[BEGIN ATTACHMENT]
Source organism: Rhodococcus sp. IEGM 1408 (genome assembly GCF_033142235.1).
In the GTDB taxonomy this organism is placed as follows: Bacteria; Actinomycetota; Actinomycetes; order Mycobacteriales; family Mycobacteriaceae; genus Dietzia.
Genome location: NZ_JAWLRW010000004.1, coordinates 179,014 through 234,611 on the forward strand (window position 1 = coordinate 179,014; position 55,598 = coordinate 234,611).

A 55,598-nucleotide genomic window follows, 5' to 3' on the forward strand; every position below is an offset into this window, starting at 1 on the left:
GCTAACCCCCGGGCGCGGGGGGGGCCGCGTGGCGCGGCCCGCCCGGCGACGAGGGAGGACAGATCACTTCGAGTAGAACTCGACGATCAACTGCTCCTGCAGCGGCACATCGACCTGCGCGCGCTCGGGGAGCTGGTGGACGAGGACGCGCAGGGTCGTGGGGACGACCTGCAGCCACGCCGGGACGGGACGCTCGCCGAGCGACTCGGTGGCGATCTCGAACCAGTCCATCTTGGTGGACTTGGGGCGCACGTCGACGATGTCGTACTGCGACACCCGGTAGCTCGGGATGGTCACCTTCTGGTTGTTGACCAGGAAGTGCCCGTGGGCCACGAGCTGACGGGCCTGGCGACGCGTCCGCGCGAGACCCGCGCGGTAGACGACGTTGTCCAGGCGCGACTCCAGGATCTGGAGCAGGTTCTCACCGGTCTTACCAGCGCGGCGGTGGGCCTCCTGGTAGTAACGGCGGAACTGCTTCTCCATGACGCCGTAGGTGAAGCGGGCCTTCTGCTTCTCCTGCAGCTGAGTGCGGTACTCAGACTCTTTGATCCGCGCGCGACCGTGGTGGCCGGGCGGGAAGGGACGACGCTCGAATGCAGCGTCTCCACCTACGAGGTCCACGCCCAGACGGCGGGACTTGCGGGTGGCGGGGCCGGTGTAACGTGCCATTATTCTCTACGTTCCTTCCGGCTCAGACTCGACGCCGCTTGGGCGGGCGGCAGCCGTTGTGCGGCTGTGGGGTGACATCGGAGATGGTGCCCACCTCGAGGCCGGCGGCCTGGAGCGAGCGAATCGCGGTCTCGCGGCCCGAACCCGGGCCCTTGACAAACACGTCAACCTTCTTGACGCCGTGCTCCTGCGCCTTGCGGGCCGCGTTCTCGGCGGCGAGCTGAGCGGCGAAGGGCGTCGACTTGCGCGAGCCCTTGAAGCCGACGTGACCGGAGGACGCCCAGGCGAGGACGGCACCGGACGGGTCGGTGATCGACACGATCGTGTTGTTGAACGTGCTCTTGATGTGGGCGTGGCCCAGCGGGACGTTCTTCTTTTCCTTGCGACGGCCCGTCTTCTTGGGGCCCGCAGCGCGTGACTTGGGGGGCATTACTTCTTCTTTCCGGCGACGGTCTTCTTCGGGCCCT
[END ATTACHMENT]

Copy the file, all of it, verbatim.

Source organism: Rhodococcus sp. IEGM 1408 (genome assembly GCF_033142235.1).
In the GTDB taxonomy this organism is placed as follows: Bacteria; Actinomycetota; Actinomycetes; order Mycobacteriales; family Mycobacteriaceae; genus Dietzia.
Genome location: NZ_JAWLRW010000004.1, coordinates 179,014 through 234,611 on the forward strand (window position 1 = coordinate 179,014; position 55,598 = coordinate 234,611).

A 55,598-nucleotide genomic window follows, 5' to 3' on the forward strand; every position below is an offset into this window, starting at 1 on the left:
GCTAACCCCCGGGCGCGGGGGGGGCCGCGTGGCGCGGCCCGCCCGGCGACGAGGGAGGACAGATCACTTCGAGTAGAACTCGACGATCAACTGCTCCTGCAGCGGCACATCGACCTGCGCGCGCTCGGGGAGCTGGTGGACGAGGACGCGCAGGGTCGTGGGGACGACCTGCAGCCACGCCGGGACGGGACGCTCGCCGAGCGACTCGGTGGCGATCTCGAACCAGTCCATCTTGGTGGACTTGGGGCGCACGTCGACGATGTCGTACTGCGACACCCGGTAGCTCGGGATGGTCACCTTCTGGTTGTTGACCAGGAAGTGCCCGTGGGCCACGAGCTGACGGGCCTGGCGACGCGTCCGCGCGAGACCCGCGCGGTAGACGACGTTGTCCAGGCGCGACTCCAGGATCTGGAGCAGGTTCTCACCGGTCTTACCAGCGCGGCGGTGGGCCTCCTGGTAGTAACGGCGGAACTGCTTCTCCATGACGCCGTAGGTGAAGCGGGCCTTCTGCTTCTCCTGCAGCTGAGTGCGGTACTCAGACTCTTTGATCCGCGCGCGACCGTGGTGGCCGGGCGGGAAGGGACGACGCTCGAATGCAGCGTCTCCACCTACGAGGTCCACGCCCAGACGGCGGGACTTGCGGGTGGCGGGGCCGGTGTAACGTGCCATTATTCTCTACGTTCCTTCCGGCTCAGACTCGACGCCGCTTGGGCGGGCGGCAGCCGTTGTGCGGCTGTGGGGTGACATCGGAGATGGTGCCCACCTCGAGGCCGGCGGCCTGGAGCGAGCGAATCGCGGTCTCGCGGCCCGAACCCGGGCCCTTGACAAACACGTCAACCTTCTTGACGCCGTGCTCCTGCGCCTTGCGGGCCGCGTTCTCGGCGGCGAGCTGAGCGGCGAAGGGCGTCGACTTGCGCGAGCCCTTGAAGCCGACGTGACCGGAGGACGCCCAGGCGAGGACGGCACCGGACGGGTCGGTGATCGACACGATCGTGTTGTTGAACGTGCTCTTGATGTGGGCGTGGCCCAGCGGGACGTTCTTCTTTTCCTTGCGACGGCCCGTCTTCTTGGGGCCCGCAGCGCGTGACTTGGGGGGCATTACTTCTTCTTTCCGGCGACGGTCTTCTTCGGGCCCT